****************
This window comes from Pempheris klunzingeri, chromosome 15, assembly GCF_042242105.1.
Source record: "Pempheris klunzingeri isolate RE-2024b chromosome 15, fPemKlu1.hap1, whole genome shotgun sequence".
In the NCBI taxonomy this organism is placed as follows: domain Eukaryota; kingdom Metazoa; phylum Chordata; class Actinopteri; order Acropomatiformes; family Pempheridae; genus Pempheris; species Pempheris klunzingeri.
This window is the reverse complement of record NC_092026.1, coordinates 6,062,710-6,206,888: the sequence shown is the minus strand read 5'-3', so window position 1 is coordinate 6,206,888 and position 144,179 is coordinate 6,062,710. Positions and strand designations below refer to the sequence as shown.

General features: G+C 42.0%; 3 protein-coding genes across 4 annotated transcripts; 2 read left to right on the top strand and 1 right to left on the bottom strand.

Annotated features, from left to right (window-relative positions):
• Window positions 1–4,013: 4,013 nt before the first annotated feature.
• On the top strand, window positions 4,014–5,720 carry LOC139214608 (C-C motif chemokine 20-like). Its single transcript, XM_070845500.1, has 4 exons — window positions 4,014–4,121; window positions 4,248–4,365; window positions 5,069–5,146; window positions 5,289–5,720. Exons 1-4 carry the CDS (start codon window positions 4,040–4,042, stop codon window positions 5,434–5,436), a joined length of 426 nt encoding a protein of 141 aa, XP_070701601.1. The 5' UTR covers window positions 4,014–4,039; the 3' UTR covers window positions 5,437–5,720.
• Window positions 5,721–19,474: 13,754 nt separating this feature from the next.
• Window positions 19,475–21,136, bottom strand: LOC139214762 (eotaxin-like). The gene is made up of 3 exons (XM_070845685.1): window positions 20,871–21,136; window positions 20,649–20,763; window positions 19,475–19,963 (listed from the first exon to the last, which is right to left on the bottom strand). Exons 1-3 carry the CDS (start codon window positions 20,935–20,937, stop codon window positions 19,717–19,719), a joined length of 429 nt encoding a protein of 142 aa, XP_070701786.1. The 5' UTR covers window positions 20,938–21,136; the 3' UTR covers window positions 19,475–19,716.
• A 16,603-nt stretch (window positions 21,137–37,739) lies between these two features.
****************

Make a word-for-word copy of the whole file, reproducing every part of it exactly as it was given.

This window comes from Pempheris klunzingeri, chromosome 15, assembly GCF_042242105.1.
Source record: "Pempheris klunzingeri isolate RE-2024b chromosome 15, fPemKlu1.hap1, whole genome shotgun sequence".
In the NCBI taxonomy this organism is placed as follows: domain Eukaryota; kingdom Metazoa; phylum Chordata; class Actinopteri; order Acropomatiformes; family Pempheridae; genus Pempheris; species Pempheris klunzingeri.
This window is the reverse complement of record NC_092026.1, coordinates 6,062,710-6,206,888: the sequence shown is the minus strand read 5'-3', so window position 1 is coordinate 6,206,888 and position 144,179 is coordinate 6,062,710. Positions and strand designations below refer to the sequence as shown.

General features: G+C 42.0%; 3 protein-coding genes across 4 annotated transcripts; 2 read left to right on the top strand and 1 right to left on the bottom strand.

Annotated features, from left to right (window-relative positions):
• Window positions 1–4,013: 4,013 nt before the first annotated feature.
• On the top strand, window positions 4,014–5,720 carry LOC139214608 (C-C motif chemokine 20-like). Its single transcript, XM_070845500.1, has 4 exons — window positions 4,014–4,121; window positions 4,248–4,365; window positions 5,069–5,146; window positions 5,289–5,720. Exons 1-4 carry the CDS (start codon window positions 4,040–4,042, stop codon window positions 5,434–5,436), a joined length of 426 nt encoding a protein of 141 aa, XP_070701601.1. The 5' UTR covers window positions 4,014–4,039; the 3' UTR covers window positions 5,437–5,720.
• Window positions 5,721–19,474: 13,754 nt separating this feature from the next.
• Window positions 19,475–21,136, bottom strand: LOC139214762 (eotaxin-like). The gene is made up of 3 exons (XM_070845685.1): window positions 20,871–21,136; window positions 20,649–20,763; window positions 19,475–19,963 (listed from the first exon to the last, which is right to left on the bottom strand). Exons 1-3 carry the CDS (start codon window positions 20,935–20,937, stop codon window positions 19,717–19,719), a joined length of 429 nt encoding a protein of 142 aa, XP_070701786.1. The 5' UTR covers window positions 20,938–21,136; the 3' UTR covers window positions 19,475–19,716.
• A 16,603-nt stretch (window positions 21,137–37,739) lies between these two features.